We scripted the initial webisode as an introduction to the entire series. So, while the one that’s available may seem shallow in terms of its focus on computing, we wanted to introduce the characters and get folks to “know” them before we went too much farther into what it means to be into computing. Also, we wanted the 2 main women characters to be polar opposites in terms of personalities in order to show that there’s no one TYPE that goes into computing.
Is there current or future work being made to add more content to the Dot Diva website?
The group at ‘GBH continues to seek funding to support and grow the initiative in the future, but it’s been a slow slog.
There is a grant pending with the National Science Foundation, but that’s all that’s going on at the moment. Unfortunately, everyone associated with the project is supported on grants, so unless there’s money, no one is spending any time on the project.
Those of us who “used” to work on it still occasionally post to the Dot Diva Facebook page, but this is because we truly believe in the initiative and can’t let it go, even though we’re no longer paid or officially associated with the site or WGBH.
It is nice to see people working with such dedication toward helping kids find their path. Sadly, funding is a recurring problem for well-meaning initiatives and we’ll have to continue to rely on Hollywood to break the computing stereotypes. While we’re not proud to admit the pull that TV has towards our life choices, the impact is undeniable. For example, physics experienced a boom in interest partly due to the popular show Big Bang Theory.
Spinning science in a positive light on TV to boost STEM attendance is no new concept. In 2005, Pentagon research grants totaling nearly $25,000 were used to train scientists on screenplay writing. The goal was to encourage more Americans teens to major in STEM fields to avoid an imminent crisis in scientific jobs vacancies for defense laboratories, many of which require citizenship or permanent residency.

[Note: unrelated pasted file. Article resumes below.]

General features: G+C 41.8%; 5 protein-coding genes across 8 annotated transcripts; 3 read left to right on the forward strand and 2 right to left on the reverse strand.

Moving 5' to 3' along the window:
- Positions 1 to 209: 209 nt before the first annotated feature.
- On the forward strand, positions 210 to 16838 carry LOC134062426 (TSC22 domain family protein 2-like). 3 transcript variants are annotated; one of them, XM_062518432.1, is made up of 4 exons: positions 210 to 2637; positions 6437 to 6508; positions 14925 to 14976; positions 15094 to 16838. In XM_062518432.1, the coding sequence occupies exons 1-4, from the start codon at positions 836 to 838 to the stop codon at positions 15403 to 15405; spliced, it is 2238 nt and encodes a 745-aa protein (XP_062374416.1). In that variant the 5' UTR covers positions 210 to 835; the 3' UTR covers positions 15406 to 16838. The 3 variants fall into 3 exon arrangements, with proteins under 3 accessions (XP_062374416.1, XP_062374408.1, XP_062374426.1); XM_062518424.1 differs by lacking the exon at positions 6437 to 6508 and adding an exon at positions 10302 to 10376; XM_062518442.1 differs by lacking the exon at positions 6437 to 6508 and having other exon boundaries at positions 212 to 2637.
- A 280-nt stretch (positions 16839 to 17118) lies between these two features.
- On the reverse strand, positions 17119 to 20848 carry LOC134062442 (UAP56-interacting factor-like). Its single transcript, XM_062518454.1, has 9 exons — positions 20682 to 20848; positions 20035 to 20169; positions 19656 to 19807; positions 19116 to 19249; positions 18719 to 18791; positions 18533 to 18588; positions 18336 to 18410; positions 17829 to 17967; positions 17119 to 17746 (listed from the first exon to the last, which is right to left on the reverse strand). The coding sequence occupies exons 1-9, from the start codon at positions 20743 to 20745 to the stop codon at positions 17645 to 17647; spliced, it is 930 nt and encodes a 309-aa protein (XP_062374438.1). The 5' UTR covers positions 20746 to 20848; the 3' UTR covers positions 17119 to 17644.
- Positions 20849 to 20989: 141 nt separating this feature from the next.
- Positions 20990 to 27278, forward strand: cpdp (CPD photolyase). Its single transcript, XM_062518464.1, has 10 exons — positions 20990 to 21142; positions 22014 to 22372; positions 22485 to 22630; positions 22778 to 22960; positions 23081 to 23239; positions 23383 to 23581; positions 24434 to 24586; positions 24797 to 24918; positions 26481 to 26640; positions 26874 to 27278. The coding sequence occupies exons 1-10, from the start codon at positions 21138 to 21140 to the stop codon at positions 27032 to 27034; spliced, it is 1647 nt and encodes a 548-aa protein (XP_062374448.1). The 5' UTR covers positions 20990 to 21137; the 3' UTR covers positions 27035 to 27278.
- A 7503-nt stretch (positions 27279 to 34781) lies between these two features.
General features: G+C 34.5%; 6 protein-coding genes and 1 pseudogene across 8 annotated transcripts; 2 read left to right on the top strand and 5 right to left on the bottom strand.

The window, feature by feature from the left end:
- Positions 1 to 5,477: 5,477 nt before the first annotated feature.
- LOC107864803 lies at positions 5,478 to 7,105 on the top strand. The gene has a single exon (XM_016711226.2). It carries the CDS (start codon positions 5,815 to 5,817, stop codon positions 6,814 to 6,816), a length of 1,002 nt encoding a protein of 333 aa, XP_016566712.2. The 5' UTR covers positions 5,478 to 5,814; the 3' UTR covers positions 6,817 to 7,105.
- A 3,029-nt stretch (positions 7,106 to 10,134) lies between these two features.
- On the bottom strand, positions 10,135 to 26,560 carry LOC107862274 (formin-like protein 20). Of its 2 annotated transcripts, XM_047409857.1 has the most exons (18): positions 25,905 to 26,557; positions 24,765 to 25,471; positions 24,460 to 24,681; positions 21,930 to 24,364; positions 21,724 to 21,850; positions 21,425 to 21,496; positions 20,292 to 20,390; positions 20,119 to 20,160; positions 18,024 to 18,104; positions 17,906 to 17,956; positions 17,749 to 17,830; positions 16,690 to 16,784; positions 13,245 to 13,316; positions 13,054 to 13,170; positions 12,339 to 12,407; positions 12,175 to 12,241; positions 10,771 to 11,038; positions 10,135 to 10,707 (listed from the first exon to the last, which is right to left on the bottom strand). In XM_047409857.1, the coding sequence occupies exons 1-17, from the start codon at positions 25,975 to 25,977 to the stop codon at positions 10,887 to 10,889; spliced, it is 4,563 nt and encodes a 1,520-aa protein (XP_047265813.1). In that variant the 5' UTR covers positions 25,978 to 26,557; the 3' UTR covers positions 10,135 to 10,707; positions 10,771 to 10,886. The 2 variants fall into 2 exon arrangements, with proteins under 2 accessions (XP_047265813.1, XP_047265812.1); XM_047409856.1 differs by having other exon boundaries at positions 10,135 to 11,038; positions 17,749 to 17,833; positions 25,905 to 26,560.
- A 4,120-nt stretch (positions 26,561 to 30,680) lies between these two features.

I am not immune to the Hollywood effect, I nearly abandoned my career in programming to apply to med school because of Grey’s Anatomy. Yes, you’re allowed to laugh at me for that one. My point is, if we hope to see more girls major in Computer Science, we need a TV show with a female programmer who can kick butt and take names.
One of the challenges many moms face is returning to the workforce after they’ve had children. Some decide to do it right away, others wait a year and still others wait until their kids are in school. It’s a very personal and at times very difficult decision that is different for every family. Whenever it happens, returning to work, either in the same field or by starting your own business, provides a unique set of challenges for women. How do you get started? How do you reconnect with your peers? How do you find them in the first place?
The National Association of Professional Women (NAPW) is a group whose goal is to help professional women overcome those challenges. This nationwide organization holds meetings and events across the country through local chapters and gives women the chance to meet professionals both online and in person to support and encourage their professional success.
On November 18th the NAPW is hosting the First Annual Midwest Conference for Women to gather professional women in the Midwest and help them learn how to “re-brand, refresh and reconnect” within their work life. If you’re getting back into the workforce or learning how to work your own business, then check out this conference and the NAPW site for information about local opportunities to restart your career path.
When you live with a pack of boys, like I do, people like Mike Rowe tend to be your heroes. The Discovery Channel is our go-to channel when the family gathers around the TV. We watch our fair share of Sons of Guns, Deadliest Catch, Mythbusters and American Loggers, but when it comes to mom’s favorite show, Dirty Jobs wins every time. And it’s mostly because of what Mike Rowe brings to the table.